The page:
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  • Shadowmaster625 - Wednesday, June 11, 2014 - link

    Apple fail;
    Apple fail;

    Excuse me, but the solution to multiple duplicate goto statements appearing consecutively is.... a new programming language? Smoke what? Good grief these guys...
  • DanShockley - Wednesday, June 11, 2014 - link

    Where did you find the straw to build that man? That must take talent!
  • Akrovah - Wednesday, June 11, 2014 - link

    How do you figure that's a straw man? He is referencing the specific cause of the SSL failure being consecutive goto statements without braketing. Without the brakets defining the scope of the if statement the second statement is no longer affected by the if, and is thus executed no mater what.

    Apple's solution to this seems to be to explicitly force braket use in thier new programming language.
  • WaltFrench - Wednesday, June 11, 2014 - link

    The language has been in design for almost 4 years. While brackets were perhaps optional until the SSL bug was discovered, the idea that the SSL bug was “solved” by inventing a new language is absurd.

    (Further, nobody seems to expect that Swift, which was designed as described above, to be a nice wrapper around Apple libraries and common OSX/iOS practices, will be used for OSS.)
  • ex2bot - Wednesday, June 11, 2014 - link

    One would hope that with Microsoft's massive R&D budget over the years, they'd have the best development tools. I understand you were trying to be funny, but Swift aims to fix a lot of Objective C's shortcomings. Should they have adopted an established language? Perhaps, but I think the idea of being able to mix Swift and Objective-C was a big deal to Apple to help ease the transition, not to mention Swift's similarity to Objective-C. Just offering a new language with more modern structures wouldn't guarantee adoption by developers.
  • xakor - Wednesday, June 11, 2014 - link

    Hmmm, yes it turns out that they do. Visual Studio is arguably the most solid development environment out there and F# is years ahead of where the likes of Swift can hope to be in 5 years. Likewise for C# over Java. You have to go for a language in the ML family to get anything better than F# and incidentally MSR has been supporting researchers on the development of Haskell for quite a number of years.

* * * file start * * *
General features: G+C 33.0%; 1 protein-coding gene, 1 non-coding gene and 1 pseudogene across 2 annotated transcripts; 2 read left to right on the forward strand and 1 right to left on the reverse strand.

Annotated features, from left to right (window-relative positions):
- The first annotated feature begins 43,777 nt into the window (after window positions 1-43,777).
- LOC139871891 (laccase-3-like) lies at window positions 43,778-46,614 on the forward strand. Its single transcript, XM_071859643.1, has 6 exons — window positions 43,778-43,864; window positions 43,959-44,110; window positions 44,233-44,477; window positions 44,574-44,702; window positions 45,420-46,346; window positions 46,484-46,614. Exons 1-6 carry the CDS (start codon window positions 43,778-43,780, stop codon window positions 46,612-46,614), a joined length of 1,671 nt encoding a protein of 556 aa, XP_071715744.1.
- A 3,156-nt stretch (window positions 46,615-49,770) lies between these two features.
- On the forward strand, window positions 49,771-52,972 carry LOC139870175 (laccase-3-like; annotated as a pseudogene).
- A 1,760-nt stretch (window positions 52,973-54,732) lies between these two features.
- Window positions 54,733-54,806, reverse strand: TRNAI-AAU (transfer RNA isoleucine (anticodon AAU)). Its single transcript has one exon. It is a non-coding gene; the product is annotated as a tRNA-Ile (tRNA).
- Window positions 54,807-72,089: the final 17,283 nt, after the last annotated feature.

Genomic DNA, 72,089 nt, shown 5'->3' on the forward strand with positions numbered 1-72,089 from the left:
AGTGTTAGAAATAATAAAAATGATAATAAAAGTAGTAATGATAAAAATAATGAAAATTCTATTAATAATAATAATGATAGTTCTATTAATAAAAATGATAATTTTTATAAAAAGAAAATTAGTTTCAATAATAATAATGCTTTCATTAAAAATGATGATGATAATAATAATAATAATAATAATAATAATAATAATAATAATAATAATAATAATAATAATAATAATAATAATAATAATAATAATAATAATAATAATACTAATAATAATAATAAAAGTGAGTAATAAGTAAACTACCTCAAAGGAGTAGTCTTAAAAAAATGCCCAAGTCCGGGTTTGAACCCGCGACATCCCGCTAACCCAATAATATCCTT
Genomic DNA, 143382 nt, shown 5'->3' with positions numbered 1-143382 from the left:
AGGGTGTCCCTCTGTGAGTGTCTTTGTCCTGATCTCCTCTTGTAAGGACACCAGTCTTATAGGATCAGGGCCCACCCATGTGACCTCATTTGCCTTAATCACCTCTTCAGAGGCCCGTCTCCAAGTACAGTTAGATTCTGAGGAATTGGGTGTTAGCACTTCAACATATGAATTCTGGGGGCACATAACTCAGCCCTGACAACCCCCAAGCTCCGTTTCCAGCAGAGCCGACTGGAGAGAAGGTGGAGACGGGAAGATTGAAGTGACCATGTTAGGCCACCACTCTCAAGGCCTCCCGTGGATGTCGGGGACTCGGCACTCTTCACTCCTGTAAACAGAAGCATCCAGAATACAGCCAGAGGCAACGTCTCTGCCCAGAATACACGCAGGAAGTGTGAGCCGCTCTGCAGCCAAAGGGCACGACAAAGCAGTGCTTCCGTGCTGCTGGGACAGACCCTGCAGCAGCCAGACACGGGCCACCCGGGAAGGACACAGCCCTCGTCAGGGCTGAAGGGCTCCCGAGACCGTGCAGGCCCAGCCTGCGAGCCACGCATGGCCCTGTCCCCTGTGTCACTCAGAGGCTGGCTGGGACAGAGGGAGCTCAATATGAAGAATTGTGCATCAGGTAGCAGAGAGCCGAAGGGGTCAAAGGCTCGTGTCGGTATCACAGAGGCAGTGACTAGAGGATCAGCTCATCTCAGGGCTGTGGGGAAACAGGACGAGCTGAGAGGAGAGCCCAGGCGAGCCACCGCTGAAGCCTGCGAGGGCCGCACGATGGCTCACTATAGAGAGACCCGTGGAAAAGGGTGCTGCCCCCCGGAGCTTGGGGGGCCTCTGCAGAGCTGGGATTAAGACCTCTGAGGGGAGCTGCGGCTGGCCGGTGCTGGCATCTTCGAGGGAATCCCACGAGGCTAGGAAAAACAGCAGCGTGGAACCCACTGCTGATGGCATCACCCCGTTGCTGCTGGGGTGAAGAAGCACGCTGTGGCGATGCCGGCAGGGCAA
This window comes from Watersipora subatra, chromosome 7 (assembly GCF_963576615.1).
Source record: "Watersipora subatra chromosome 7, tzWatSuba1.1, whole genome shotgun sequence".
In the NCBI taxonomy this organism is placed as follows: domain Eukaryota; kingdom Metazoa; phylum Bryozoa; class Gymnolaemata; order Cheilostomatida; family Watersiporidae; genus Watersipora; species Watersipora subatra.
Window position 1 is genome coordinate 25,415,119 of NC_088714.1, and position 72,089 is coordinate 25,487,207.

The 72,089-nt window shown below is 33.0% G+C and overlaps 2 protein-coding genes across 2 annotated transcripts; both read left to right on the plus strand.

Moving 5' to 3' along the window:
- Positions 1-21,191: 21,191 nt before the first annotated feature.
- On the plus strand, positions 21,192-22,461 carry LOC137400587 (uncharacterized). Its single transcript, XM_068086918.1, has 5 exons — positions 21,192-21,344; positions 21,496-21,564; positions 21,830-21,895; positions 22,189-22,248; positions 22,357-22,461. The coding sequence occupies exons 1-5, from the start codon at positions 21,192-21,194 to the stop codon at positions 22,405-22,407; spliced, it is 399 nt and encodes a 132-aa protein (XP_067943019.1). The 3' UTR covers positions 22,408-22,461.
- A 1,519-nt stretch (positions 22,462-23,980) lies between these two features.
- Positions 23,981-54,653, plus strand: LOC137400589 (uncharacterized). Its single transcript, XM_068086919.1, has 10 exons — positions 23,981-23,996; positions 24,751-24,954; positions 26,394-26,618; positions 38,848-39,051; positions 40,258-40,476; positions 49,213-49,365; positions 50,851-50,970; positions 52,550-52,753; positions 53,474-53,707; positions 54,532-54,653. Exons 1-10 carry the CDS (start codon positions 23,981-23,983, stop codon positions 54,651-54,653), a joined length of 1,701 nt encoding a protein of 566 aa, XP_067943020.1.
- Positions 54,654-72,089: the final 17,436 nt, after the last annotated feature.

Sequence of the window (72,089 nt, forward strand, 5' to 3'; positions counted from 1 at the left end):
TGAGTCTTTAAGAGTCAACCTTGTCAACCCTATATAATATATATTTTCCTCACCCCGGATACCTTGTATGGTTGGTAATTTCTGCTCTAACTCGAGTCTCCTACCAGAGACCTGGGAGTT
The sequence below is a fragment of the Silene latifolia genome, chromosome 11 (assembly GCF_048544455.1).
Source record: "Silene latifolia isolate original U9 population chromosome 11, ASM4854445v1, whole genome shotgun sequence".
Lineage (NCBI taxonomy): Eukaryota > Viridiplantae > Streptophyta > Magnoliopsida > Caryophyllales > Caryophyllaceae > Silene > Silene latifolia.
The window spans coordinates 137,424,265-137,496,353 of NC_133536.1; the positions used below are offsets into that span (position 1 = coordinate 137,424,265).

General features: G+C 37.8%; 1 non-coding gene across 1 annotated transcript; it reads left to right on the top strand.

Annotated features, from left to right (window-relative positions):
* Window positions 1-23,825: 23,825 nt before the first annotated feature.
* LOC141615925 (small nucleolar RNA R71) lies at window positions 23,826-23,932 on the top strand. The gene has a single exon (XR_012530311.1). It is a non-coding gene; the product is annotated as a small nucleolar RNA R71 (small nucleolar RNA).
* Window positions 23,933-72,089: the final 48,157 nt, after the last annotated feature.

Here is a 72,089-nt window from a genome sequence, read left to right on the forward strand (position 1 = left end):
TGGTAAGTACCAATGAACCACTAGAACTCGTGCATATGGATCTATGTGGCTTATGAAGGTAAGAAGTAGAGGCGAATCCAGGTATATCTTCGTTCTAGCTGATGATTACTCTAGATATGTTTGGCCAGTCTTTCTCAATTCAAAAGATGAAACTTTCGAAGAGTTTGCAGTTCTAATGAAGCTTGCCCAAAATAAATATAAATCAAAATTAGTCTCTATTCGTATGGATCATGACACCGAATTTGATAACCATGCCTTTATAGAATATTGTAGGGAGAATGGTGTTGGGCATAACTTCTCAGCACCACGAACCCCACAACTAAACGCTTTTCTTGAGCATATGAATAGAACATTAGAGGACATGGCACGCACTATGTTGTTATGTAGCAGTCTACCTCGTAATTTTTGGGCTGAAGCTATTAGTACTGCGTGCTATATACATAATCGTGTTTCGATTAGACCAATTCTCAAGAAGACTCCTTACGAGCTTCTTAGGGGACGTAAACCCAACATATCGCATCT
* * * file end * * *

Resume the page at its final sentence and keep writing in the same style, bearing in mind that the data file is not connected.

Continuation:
Also, miTLS is a verified implementation of the TLS protocol implemented in F# through F7 (foundation behind the F* programming language).

    As opposed to Swift, F# is free and open source as well as target Windows/Linux/iOS/OS X/Android/JavaScript(see WebSharper).

    Google and Apple's offering in term of Software Development stack doesn't even touch Microsoft's/Xamarin.
  • dmunsie - Friday, June 13, 2014 - link

    "Visual Studio is arguably the most solid development environment out there"

    Having worked with both Xcode and Visual Studio, I have to say that there is definitely room for improvement for both of them. I've never have been as frustrated with an IDE as I have been with VS. Just the simple things, like using a dark theme for the text editor were a massive pain (yes, I know this has been addressed in recent releases -- but this has been a standard feature everywhere else for *decades* now). And the crashes I've had under Xcode rival only iTunes for most epic, IMO. At least restarting Xcode after a crash is super fast...

    I think that most people that claim that VS is the most solid development environment out there haven't been looking at the alternatives that are around lately. The other IDEs have gained a ton of functionality over the past 10 or so years. Xcode has just as good code completion (IMO) as VS, which was always one of the hallmarks there. And clang/llvm have in a very short time become some of the best compilers/optimizers available -- free or not.

    Unfortunately, though, it really doesn't matter -- Windows developers have to use VS, Mac/iOS developers have to use Xcode and Android developers (mostly) have to use Android Studio. It doesn't matter if Xcode is better or if VS is better or whatever -- you can't (easily) develop for Windows with Xcode or for iOS with VS, so it ultimately doesn't matter. The default IDE for a platform is going to be the primary way to develop apps for that platform.
  • WaltFrench - Wednesday, June 11, 2014 - link

    I think it's fair to say that Swift was invented to make developing for Apple <i>more approachable</i>, as it lacks the strange-looking Obj-C message-passing orientation, and <i>more productive</i>, as the language design is less tedious and the playground instant-feedback will be very helpful.

    These are both good objectives, and no doubt they'll be achieved. But there's no reason to think that Apple had OTHER goals, such as using Swift for non-Apple situations, and its high specificity to Mac/iOS situations is a reminder that generic languages, and languages designed for Microsoft environments, <b>by definition</b> would be less useful.
  • V900 - Monday, June 16, 2014 - link

    PROTIP: Don't comment on stuff you don't have a whiff of a clue about. It only makes you look very stupid.

    Reading this article and summing it up as: "Apple comes up with dumb solution to gotofail issue" is kinda like reading a book about the Apollo program, and summing it up as: "Guy plants flag in new and unusual place!"
  • c3p - Wednesday, June 11, 2014 - link

    I'm not sure about the enforced brackets. Sure it solves a problem, but it might make the code less readable and thus decreasing quality.
    Compare to variable name "m_pifoo" , for member variable foo which is a pointer to an integer. Sure you know what the member is and you immediately see if you accidentially add it to a short, but overall it's a bad idea.
    Everything else looks good (";" should have died years ago)